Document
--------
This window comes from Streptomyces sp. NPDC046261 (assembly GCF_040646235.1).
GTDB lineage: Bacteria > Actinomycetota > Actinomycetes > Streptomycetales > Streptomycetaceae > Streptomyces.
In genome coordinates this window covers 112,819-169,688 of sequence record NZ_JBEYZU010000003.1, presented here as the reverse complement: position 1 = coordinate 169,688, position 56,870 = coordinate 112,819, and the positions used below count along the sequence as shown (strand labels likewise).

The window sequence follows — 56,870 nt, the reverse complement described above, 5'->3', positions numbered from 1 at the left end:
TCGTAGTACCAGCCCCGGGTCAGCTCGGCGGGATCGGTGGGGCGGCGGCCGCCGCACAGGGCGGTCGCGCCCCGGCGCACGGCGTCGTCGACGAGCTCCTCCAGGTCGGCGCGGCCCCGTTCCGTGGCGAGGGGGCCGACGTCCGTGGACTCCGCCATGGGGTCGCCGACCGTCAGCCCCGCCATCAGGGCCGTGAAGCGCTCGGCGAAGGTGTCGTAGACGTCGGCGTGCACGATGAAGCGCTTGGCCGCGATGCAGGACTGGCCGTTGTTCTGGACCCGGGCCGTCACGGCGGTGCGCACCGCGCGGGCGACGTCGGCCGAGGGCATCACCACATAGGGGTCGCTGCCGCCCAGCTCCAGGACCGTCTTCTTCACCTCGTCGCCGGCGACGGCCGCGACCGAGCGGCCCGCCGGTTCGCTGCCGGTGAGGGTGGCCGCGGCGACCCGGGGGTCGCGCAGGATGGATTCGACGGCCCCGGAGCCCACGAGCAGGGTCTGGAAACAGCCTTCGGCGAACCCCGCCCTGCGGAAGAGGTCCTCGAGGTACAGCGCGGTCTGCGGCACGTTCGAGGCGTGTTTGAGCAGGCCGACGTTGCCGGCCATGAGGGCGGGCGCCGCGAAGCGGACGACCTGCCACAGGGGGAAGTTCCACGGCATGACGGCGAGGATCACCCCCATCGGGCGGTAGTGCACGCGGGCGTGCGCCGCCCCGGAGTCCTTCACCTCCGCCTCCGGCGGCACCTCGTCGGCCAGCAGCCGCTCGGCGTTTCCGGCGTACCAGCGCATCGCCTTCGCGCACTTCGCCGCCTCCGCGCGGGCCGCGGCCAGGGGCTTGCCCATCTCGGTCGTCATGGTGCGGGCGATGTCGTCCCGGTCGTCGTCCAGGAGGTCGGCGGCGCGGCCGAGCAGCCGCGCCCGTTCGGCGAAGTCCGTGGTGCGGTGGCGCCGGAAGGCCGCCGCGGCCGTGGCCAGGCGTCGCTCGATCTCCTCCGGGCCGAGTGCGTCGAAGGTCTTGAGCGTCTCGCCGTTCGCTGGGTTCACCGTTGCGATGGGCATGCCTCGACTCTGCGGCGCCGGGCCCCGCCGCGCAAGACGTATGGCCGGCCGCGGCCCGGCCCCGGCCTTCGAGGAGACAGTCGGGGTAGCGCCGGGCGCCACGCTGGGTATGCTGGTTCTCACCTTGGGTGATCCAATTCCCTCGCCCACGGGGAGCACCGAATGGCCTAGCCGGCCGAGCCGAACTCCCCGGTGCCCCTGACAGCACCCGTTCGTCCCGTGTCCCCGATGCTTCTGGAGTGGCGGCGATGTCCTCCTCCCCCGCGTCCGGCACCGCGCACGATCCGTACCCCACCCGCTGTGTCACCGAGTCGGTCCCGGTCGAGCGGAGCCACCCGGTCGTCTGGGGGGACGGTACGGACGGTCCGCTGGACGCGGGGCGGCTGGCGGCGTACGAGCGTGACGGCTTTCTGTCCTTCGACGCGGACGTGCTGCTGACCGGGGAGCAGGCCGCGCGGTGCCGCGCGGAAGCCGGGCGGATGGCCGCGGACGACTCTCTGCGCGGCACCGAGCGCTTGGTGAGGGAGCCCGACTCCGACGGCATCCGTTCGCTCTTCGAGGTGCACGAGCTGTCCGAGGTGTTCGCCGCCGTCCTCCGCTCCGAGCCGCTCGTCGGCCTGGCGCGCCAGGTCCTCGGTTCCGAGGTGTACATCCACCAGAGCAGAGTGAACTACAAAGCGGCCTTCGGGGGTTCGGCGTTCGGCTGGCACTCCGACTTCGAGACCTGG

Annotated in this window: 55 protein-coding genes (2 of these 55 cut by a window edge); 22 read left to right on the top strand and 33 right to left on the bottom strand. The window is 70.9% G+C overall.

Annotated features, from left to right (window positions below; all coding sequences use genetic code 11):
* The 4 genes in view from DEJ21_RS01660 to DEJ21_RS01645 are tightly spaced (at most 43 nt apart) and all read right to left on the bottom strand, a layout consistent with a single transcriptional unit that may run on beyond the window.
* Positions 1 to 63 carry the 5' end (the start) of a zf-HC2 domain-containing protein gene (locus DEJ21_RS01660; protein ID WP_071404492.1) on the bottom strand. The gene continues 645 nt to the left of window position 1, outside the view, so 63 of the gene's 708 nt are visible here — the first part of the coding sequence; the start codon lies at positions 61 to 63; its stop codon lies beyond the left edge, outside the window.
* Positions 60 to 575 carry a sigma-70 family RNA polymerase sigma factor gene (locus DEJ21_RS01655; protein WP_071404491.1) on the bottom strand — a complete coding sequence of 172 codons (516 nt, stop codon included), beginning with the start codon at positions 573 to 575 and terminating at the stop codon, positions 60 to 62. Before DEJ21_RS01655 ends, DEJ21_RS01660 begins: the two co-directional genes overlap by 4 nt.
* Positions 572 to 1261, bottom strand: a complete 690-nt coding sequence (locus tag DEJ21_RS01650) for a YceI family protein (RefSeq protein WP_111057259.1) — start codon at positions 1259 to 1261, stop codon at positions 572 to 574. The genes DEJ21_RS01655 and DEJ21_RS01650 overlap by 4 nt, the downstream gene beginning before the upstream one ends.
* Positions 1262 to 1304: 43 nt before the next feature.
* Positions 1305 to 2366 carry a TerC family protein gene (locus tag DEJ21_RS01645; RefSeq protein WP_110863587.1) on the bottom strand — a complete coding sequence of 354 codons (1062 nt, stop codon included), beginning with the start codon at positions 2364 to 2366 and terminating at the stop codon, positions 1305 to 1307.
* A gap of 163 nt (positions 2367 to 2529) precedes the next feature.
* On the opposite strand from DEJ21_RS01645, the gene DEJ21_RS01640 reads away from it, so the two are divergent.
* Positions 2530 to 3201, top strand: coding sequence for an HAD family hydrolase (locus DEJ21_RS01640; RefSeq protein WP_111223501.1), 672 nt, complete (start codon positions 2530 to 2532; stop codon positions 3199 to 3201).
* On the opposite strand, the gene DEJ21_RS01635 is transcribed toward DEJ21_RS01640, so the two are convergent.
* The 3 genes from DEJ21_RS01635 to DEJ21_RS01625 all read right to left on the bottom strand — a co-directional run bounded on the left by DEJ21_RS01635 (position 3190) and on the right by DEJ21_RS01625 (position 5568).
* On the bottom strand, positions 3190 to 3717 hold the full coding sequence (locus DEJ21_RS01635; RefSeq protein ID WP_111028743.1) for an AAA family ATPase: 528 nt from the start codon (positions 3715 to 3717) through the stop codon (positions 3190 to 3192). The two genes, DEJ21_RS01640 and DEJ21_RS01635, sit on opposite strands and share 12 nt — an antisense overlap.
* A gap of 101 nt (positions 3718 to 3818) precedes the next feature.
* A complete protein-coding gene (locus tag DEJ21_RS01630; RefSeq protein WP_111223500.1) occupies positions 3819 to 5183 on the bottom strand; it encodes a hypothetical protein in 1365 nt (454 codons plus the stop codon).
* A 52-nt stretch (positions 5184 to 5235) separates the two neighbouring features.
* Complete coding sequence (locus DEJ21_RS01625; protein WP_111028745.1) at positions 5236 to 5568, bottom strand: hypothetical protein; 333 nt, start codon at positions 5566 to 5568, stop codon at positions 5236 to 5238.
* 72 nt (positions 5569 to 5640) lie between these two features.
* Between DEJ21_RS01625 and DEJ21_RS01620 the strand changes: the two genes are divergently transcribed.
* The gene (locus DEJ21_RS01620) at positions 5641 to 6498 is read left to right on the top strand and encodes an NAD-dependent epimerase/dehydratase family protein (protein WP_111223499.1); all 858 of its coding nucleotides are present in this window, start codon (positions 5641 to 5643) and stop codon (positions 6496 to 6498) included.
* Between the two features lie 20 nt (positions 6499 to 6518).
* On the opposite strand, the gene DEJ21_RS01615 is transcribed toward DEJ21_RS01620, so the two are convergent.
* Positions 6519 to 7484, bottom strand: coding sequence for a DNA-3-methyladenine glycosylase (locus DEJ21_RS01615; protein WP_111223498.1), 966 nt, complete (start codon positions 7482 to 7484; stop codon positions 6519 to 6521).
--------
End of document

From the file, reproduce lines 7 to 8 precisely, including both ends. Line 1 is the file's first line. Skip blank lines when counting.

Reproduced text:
Annotated features, from left to right (window positions below; all coding sequences use genetic code 11):
* The 4 genes in view from DEJ21_RS01660 to DEJ21_RS01645 are tightly spaced (at most 43 nt apart) and all read right to left on the bottom strand, a layout consistent with a single transcriptional unit that may run on beyond the window.